Thursday, July 23, 2015

Google Street View Birding: Antarctica Part III: Antarctica

Antarctica. The Great White Desert. The Tundra Down Under. The Big Ice Cube. The Cold-tinent. Ol' Snowyface.  We've finally made it.

Like the polar explorers of old, we've slowly made our way across the stormy seas to our destination. We've seen a lot of amazing things along the way, including endangered wrens in the Falkland Islands and nesting albatross (260 times larger than the wren) on South Georgia and the Sandwich Islands. We've seen adorable seals. And terns. And shags. And weird ducks and caracaras and oystercatchers and geese and vultures and a whole lot of penguins.

We start - led by our intrepid Google Street View friends - at the Antarctic Peninsula, that long point of land sticking out towards South America. We start on a small outcropping called Half Moon Island, just off the mainland of Antarctica. According to the informational overlords at Wikipedia, the 2010 images taken here were the first to put Google Street View on all seven continents. There to welcome them, of course, were penguins.

These are chinstrap penguins, named for the stripe running along their throat that looks like that bad haircut worn by the burnout kid in your 1995 high school class.

Cool birds down there at the end of the world, but they were all I could find here.  We're getting into a part of the world not exactly known for its diversity. The eBird hotspot for Half Moon Island records only 19 species.

The Google Team, and us in tow, sails on to the mysteriously named Deception Island. Mysterious, but pretty:

Found a couple of birds here, including:

A Kelp Gull! Has the famous Shrimpy fled the balmy Maryland coast for rural climes? I'd like to think so.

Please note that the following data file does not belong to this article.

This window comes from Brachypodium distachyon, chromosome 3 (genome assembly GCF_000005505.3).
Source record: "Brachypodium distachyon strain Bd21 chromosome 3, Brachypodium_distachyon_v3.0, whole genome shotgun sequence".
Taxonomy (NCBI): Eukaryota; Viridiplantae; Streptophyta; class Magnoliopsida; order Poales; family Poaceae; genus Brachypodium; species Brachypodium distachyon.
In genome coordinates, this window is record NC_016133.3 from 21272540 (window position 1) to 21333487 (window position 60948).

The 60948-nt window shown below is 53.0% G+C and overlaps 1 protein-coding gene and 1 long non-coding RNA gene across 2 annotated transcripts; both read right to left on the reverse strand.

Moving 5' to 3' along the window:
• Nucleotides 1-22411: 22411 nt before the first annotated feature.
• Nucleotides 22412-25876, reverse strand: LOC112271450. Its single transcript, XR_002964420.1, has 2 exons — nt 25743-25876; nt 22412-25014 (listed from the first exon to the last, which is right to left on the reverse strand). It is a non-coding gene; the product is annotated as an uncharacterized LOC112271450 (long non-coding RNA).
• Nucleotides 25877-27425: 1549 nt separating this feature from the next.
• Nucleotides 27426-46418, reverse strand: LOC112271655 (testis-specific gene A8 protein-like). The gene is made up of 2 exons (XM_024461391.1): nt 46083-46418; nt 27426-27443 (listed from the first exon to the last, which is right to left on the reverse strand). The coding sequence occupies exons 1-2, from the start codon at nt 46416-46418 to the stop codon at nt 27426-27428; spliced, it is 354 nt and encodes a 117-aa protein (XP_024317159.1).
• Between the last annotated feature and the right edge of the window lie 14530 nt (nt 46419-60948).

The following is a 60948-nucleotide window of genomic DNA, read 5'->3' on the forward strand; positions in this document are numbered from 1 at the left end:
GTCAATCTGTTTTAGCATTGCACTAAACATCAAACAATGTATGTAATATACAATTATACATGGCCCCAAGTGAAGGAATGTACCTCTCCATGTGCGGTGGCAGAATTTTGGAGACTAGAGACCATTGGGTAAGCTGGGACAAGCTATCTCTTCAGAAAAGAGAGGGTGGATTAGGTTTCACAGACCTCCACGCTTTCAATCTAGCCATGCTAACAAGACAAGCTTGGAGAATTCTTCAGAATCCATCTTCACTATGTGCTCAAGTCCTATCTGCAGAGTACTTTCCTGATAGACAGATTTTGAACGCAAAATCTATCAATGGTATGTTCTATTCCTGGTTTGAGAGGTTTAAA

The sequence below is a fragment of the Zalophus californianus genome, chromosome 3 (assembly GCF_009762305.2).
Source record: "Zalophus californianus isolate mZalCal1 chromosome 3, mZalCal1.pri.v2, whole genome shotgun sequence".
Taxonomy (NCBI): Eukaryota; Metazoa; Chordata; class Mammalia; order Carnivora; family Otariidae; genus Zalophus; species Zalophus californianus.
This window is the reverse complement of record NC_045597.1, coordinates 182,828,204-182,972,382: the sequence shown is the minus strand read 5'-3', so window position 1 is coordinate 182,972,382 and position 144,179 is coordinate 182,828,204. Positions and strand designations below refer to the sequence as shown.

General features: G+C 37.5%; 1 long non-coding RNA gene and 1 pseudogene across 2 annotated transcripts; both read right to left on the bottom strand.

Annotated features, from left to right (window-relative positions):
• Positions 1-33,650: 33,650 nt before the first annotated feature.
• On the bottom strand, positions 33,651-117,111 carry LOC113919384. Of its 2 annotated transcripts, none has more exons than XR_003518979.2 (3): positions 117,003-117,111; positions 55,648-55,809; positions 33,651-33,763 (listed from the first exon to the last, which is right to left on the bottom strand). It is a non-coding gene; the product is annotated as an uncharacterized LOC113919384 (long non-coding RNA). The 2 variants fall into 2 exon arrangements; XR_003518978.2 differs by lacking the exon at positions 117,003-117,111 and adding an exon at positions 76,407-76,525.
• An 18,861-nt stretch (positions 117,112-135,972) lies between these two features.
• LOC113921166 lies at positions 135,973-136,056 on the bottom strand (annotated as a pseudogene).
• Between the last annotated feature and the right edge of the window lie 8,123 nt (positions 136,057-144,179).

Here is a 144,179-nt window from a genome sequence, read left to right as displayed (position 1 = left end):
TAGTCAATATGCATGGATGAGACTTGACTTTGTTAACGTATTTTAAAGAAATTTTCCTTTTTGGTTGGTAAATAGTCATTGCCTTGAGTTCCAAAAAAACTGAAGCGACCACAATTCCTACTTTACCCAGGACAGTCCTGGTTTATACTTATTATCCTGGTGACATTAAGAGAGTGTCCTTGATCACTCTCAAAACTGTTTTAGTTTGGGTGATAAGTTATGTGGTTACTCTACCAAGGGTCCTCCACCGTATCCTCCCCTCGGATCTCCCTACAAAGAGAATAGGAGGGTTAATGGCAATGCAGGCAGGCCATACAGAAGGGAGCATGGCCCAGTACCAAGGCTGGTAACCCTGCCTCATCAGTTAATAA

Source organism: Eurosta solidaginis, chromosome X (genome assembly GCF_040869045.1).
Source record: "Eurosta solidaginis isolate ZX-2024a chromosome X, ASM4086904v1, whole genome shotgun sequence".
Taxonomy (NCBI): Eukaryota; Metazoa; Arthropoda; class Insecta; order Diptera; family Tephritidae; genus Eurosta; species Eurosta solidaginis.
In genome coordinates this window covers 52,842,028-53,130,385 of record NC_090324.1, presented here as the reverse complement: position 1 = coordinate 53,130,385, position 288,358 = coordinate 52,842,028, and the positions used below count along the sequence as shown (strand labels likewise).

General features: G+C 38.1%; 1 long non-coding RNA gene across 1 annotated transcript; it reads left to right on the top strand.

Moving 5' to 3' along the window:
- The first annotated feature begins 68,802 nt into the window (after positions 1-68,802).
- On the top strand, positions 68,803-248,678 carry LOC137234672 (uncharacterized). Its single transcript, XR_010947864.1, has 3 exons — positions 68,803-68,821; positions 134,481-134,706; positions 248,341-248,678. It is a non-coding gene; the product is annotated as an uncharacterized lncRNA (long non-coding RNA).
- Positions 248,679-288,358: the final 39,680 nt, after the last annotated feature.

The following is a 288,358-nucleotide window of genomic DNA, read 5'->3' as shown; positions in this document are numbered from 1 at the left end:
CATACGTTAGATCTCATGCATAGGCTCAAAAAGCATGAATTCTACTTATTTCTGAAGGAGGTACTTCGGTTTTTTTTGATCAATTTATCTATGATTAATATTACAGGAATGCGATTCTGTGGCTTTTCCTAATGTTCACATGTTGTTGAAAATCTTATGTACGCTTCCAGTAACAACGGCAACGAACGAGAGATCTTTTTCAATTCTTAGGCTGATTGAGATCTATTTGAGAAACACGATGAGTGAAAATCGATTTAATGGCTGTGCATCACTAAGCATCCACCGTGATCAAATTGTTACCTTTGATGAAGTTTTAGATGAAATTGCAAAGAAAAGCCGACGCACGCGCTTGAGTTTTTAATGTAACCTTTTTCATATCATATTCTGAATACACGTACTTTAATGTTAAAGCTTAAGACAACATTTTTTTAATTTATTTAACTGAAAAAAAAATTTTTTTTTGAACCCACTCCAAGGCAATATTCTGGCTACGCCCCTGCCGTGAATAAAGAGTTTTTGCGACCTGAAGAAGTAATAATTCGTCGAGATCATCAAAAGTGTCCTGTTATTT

What the heck? I'm pretty sure it's a Brown Skua doing calisthenics.

A ways up the hill we found some Chinstraps. Thousands of them.

NEXT! Let's go further south now, finally onto the mainland of the Antarctic Penninsula, to the not-island of Cuverville Island. It really looks like Antarctica, with iceburgs and stuff.

And penguins! This area is home to about 6500 pairs of Gentoo Penguins. Google found them pretty easily.

Better sharpness on that last one than most of my personal photos.

Hey whose, like, normal-sized sailboat is that? How the hell did they get here? "Honey, I think we took a wrong turn at Martha's Vineyard."

The groups moves on again, to another penguin colony just a ways south called Petermann Island. A handful of Adelie Penguins here -

And lots of Gentoos -

And a couple more Brown Skua.

I believe that concluded the oceanic voyage these folks were on. There are no additional Google Street View spots along the Antarctic Peninsula. 

But GSV isn't done with Antarctica. Much further south, along the mainland of the continent, some intrepid someone took the GSV camera to the McMurdo Station.  I couldn't find any birds there, but there are a ton of Adelie Penguins at nearby Cape Royds.

Also out there at Cape Royds is the hut of explorer Ernest Shackleton, built in 1907. It stands out there well-preserved and protected, but utterly alone. It's a monument to man's drive and, perhaps, to his insanity.  I feel the same way about this blog post.

Thank you for joining me on this epic Street View Birding Antarctic Adventure. Now let's all get back to civilization.


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